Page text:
Does Medicare Cover Acupuncture Costs?

Medicare began covering acupuncture in January 2020, but only for chronic lower back pain. Medicare Part B covers up to 12 acupuncture visits in 90 days for beneficiaries with the condition. Original Medicare — Part A and Part B — does not cover acupuncture treatments for any other condition.

What Is Acupuncture?

Acupuncture is a major part of traditional Chinese medicine most commonly used to treat pain.

An acupuncturist inserts extremely thin needles through the skin into strategically selected points in your body.

Traditional Chinese explanations of how acupuncture works focus on the technique of balancing the flow of your life force, or chi, through pathways in your body. Western practitioners believe that it works by stimulating nerves, muscles and other tissues in your body.

Conditions Most Often Treated with Acupuncture
  • Allergies
  • Dental pain
  • Lower back pain
  • Menstrual cramps
  • Migraines and other headaches
  • Nausea and vomiting associated with chemotherapy or surgery
  • Neck pain
  • Osteoarthritis
  • Pain associated with labor
  • Respiratory disorders

Why Did Medicare Start Covering Acupuncture?

Medicare did not cover any acupuncture procedures until Jan. 21, 2020. The decision to provide limited acupuncture coverage followed reviews of medical evidence and studies.

There have been few studies of acupuncture’s benefits for people 65 and older, the demographic of most Medicare beneficiaries.

But a review of what research there is found that acupuncture appears to improve function and reduce pain in older patients with chronic lower back pain.

The decision was also fueled in part by the opioid crisis that grew out of the overprescribing of prescription opioids to treat pain, which led to a nationwide addiction problem. The federal government had been looking for alternatives to the drugs for pain management.

When Does Medicare Pay for Acupuncture?

Medicare Part B will only pay for acupuncture treatments to treat chronic back pain.

Medicare’s Definition of Chronic Back Pain
  • Back pain lasting 12 weeks or longer.
  • Back pain that has no identifiable systemic cause — the pain cannot be associated with metastatic, inflammatory or infectious diseases.
  • Back pain that is not associated with pregnancy or surgery.

If the pain meets Medicare’s criteria, Medicare Part B will pay for up to 12 acupuncture sessions in 90 days. If you show improvement, Medicare will pay for an additional eight treatments. But it will not pay for more than 20 acupuncture visits per year.

Did You Know?
Medicare will stop paying for your acupuncture treatments if your doctor determines that you are not showing improvement or are getting worse despite the treatments.

Medicare Advantage plans may offer additional acupuncture coverage. You should check with your plan’s administrator to determine exactly what it will cover.

How Can You Find a Licensed Acupuncturist?

Medicare will only pay for acupuncture treatments done by a doctor or other health care provider such as a physician assistant or nurse practitioner. In addition to their medical education and license, they must also have two other qualifications:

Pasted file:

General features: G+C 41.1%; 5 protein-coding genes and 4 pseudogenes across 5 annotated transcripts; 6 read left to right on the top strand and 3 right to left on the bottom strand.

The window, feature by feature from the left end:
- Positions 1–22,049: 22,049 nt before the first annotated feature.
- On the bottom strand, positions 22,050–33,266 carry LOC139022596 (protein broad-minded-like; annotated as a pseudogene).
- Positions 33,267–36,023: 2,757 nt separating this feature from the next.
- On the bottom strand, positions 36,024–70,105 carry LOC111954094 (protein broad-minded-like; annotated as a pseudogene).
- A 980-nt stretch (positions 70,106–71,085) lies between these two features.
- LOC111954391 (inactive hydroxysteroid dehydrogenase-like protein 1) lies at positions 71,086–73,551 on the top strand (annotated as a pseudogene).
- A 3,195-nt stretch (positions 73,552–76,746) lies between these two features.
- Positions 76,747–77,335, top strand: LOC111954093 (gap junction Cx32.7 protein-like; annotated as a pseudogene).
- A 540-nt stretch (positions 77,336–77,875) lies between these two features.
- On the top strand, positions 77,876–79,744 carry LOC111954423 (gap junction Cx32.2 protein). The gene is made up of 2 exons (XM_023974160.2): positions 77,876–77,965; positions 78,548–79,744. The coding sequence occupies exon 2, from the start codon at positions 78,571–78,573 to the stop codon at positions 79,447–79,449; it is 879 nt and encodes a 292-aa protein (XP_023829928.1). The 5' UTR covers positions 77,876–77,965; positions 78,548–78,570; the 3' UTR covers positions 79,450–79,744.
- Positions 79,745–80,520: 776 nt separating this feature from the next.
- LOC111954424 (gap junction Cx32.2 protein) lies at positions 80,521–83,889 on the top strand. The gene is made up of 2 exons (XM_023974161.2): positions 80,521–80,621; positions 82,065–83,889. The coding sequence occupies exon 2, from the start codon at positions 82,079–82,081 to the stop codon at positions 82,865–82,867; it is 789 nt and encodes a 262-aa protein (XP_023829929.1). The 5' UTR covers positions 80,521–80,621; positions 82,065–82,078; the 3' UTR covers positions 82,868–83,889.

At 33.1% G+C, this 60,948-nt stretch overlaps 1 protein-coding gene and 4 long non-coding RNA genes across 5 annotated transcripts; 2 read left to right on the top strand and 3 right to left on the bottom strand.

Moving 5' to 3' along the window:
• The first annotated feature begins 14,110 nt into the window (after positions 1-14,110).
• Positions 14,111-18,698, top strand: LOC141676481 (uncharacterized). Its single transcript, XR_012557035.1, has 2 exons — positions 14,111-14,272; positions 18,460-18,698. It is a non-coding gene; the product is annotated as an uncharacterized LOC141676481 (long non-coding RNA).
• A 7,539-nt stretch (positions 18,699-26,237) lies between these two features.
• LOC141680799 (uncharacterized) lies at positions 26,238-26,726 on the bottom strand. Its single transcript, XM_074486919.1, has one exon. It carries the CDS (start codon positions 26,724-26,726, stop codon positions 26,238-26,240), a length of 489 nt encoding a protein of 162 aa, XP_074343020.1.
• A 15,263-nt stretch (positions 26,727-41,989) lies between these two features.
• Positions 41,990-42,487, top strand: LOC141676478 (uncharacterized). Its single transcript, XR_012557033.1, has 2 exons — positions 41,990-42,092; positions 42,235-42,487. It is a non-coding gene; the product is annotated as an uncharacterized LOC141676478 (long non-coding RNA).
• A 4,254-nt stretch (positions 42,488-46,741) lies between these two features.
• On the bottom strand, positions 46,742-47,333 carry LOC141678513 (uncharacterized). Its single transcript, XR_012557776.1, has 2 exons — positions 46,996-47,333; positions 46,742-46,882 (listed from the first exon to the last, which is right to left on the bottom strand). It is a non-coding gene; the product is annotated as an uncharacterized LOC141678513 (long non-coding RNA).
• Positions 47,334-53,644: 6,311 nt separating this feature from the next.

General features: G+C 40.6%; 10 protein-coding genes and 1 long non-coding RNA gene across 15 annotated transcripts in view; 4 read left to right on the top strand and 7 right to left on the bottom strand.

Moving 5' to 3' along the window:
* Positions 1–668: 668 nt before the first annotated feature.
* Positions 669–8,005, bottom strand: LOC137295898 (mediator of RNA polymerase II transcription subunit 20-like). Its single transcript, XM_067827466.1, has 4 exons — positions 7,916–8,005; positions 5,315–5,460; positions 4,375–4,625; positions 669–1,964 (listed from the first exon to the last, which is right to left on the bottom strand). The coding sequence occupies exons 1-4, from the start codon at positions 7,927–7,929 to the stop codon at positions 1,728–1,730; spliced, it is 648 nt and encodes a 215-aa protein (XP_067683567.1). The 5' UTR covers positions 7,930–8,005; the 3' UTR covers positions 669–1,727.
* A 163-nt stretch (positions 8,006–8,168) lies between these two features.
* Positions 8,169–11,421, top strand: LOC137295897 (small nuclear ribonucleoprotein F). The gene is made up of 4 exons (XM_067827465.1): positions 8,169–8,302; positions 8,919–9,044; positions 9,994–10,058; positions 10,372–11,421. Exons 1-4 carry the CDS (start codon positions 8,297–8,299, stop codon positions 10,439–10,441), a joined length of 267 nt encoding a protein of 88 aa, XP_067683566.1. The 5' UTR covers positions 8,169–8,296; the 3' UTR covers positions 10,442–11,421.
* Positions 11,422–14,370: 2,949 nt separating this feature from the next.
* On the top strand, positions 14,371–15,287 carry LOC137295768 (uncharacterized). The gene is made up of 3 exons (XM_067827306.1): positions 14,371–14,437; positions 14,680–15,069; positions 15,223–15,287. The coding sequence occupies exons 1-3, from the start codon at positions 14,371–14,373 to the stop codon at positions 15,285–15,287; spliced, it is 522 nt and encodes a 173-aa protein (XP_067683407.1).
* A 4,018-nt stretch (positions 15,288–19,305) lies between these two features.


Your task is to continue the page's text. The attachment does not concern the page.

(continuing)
1. A masters or doctorate level degree in acupuncture or traditional Asian Medicine from a school accredited by the Accreditation Commission on Acupuncture and Oriental Medicine.
  2. A “current, full, active and unrestricted” license to practice acupuncture in the state where the treatments take place.

There are several ways to find a licensed acupuncturist that meets Medicare’s requirements.

Finding a Licensed Acupuncturist
  • Check with the your state agency that regulates acupuncture and acupuncturists.
  • Use the Find a Practitioner tool at the National Certification Commission for Acupuncture and Oriental Medicine website to find a qualified acupuncturist in your area.
  • If you have a Medicare Advantage plan, you may be able to find a qualified acupuncturist listed in the plan’s network of health care providers.

Alabama, Oklahoma and South Dakota do not have state licensing requirements for acupuncturists. But if you have Medicare Advantage, your insurer may still require you to seek a practitioner with state certification to stay within Medicare’s coverage rules.

Last Modified: August 31, 2020

6 Cited Research Articles

  1. Medical News Today. (2020, March 12). Does Medicare Cover Acupuncture? Retrieved from https://www.medicalnewstoday.com/articles/does-medicare-cover-acupuncture
  2. Jefferson, R.S. (2020, January 24). Medicare Will Now Pay for Acupuncture in Part Due to Opioid Abuse. Retrieved from https://www.forbes.com/sites/robinseatonjefferson/2020/01/24/medicare-will-now-pay-for-acupuncture-in-part-due-to-opioid-abuse/#7a1ce3ea378a
  3. U.S. Centers for Medicare & Medicaid Services. (2020, January 21). CMS Finalizes Decision to Cover Acupuncture for Chronic Low Back Pain for Medicare Beneficiaries. Retrieved from https://www.cms.gov/newsroom/press-releases/cms-finalizes-decision-cover-acupuncture-chronic-low-back-pain-medicare-beneficiaries
  4. U.S. Centers for Medicare & Medicaid Services. (n.d.). Acupuncture. Retrieved from https://www.medicare.gov/coverage/acupuncture
  5. Mayo Clinic. (n.d.). Acupuncture. Retrieved from https://www.mayoclinic.org/tests-procedures/acupuncture/about/pac-20392763
  6. National Certification Commission for Acupuncture and Oriental Medicine. (n.d.). NCCAOM Find a Practitioner Directory. Retrieved from https://www.nccaom.org/find-a-practitioner-directory/